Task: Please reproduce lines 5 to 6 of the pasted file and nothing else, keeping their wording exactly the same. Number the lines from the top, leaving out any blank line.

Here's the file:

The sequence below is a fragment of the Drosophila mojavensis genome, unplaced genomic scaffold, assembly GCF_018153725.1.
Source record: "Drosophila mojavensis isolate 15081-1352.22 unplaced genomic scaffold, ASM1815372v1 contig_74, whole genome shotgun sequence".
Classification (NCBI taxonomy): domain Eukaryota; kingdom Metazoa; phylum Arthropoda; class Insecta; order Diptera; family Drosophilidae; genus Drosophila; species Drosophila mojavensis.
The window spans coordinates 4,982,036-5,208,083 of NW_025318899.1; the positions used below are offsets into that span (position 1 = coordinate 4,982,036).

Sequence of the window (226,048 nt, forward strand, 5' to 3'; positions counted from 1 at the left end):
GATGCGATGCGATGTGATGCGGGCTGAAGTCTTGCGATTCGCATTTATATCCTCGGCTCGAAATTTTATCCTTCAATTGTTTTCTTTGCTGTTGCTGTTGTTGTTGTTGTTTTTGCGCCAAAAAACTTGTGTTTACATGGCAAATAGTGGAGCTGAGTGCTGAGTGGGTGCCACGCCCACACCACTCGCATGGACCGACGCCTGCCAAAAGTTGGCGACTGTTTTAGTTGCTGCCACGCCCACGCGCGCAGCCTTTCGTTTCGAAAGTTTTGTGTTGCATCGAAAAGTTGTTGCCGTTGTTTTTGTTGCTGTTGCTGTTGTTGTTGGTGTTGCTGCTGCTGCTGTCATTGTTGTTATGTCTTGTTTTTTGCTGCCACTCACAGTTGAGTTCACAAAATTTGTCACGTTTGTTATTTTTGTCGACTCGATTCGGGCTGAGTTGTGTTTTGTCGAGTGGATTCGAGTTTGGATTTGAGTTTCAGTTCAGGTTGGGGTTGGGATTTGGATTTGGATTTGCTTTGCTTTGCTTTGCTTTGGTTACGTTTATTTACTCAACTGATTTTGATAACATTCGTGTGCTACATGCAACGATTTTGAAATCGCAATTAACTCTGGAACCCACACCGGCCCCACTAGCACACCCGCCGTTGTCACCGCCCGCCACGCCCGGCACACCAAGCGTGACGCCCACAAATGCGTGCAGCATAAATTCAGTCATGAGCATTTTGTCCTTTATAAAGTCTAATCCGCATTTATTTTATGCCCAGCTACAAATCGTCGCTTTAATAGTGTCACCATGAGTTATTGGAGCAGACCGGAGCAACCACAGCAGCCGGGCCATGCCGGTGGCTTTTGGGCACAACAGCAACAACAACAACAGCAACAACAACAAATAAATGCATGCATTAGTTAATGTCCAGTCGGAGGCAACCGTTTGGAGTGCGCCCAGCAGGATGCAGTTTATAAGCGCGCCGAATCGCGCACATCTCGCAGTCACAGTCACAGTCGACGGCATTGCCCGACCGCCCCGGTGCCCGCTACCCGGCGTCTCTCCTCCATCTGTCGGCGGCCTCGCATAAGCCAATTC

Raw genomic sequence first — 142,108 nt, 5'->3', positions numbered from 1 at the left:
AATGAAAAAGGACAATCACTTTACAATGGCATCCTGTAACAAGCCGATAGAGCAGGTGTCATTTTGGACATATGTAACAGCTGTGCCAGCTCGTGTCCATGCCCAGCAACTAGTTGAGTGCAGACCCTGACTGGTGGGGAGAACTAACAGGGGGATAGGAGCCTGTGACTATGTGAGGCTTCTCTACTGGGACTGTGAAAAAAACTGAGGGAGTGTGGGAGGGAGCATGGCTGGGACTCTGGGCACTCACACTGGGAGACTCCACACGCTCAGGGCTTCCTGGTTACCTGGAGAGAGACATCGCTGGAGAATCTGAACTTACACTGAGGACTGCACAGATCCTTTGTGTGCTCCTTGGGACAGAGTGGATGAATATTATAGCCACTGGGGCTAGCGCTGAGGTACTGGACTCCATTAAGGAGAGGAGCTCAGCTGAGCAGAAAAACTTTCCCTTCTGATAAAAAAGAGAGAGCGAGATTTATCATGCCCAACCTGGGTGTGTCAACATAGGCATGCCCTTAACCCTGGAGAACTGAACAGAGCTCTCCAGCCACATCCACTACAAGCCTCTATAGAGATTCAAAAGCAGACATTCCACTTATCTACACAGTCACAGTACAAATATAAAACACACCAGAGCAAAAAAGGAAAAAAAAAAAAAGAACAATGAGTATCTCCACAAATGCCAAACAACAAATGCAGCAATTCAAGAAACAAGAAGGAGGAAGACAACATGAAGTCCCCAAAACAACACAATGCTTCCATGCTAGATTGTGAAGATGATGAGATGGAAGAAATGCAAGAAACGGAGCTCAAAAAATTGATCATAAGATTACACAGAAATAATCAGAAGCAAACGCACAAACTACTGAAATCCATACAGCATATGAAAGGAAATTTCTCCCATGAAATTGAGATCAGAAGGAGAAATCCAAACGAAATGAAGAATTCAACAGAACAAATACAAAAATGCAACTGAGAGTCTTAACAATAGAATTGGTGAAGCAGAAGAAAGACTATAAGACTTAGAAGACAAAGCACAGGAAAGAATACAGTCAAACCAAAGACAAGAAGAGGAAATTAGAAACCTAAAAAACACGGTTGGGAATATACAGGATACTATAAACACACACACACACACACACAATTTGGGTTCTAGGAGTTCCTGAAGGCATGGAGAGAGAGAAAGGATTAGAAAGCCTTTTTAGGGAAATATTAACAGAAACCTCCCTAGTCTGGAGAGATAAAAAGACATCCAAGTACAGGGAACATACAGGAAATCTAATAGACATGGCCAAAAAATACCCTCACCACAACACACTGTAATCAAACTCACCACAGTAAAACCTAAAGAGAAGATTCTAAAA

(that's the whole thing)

Sequence of the window (226,048 nt, forward strand, 5' to 3'; positions counted from 1 at the left end):
GATGCGATGCGATGTGATGCGGGCTGAAGTCTTGCGATTCGCATTTATATCCTCGGCTCGAAATTTTATCCTTCAATTGTTTTCTTTGCTGTTGCTGTTGTTGTTGTTGTTTTTGCGCCAAAAAACTTGTGTTTACATGGCAAATAGTGGAGCTGAGTGCTGAGTGGGTGCCACGCCCACACCACTCGCATGGACCGACGCCTGCCAAAAGTTGGCGACTGTTTTAGTTGCTGCCACGCCCACGCGCGCAGCCTTTCGTTTCGAAAGTTTTGTGTTGCATCGAAAAGTTGTTGCCGTTGTTTTTGTTGCTGTTGCTGTTGTTGTTGGTGTTGCTGCTGCTGCTGTCATTGTTGTTATGTCTTGTTTTTTGCTGCCACTCACAGTTGAGTTCACAAAATTTGTCACGTTTGTTATTTTTGTCGACTCGATTCGGGCTGAGTTGTGTTTTGTCGAGTGGATTCGAGTTTGGATTTGAGTTTCAGTTCAGGTTGGGGTTGGGATTTGGATTTGGATTTGCTTTGCTTTGCTTTGCTTTGGTTACGTTTATTTACTCAACTGATTTTGATAACATTCGTGTGCTACATGCAACGATTTTGAAATCGCAATTAACTCTGGAACCCACACCGGCCCCACTAGCACACCCGCCGTTGTCACCGCCCGCCACGCCCGGCACACCAAGCGTGACGCCCACAAATGCGTGCAGCATAAATTCAGTCATGAGCATTTTGTCCTTTATAAAGTCTAATCCGCATTTATTTTATGCCCAGCTACAAATCGTCGCTTTAATAGTGTCACCATGAGTTATTGGAGCAGACCGGAGCAACCACAGCAGCCGGGCCATGCCGGTGGCTTTTGGGCACAACAGCAACAACAACAACAGCAACAACAACAAATAAATGCATGCATTAGTTAATGTCCAGTCGGAGGCAACCGTTTGGAGTGCGCCCAGCAGGATGCAGTTTATAAGCGCGCCGAATCGCGCACATCTCGCAGTCACAGTCACAGTCGACGGCATTGCCCGACCGCCCCGGTGCCCGCTACCCGGCGTCTCTCCTCCATCTGTCGGCGGCCTCGCATAAGCCAATTC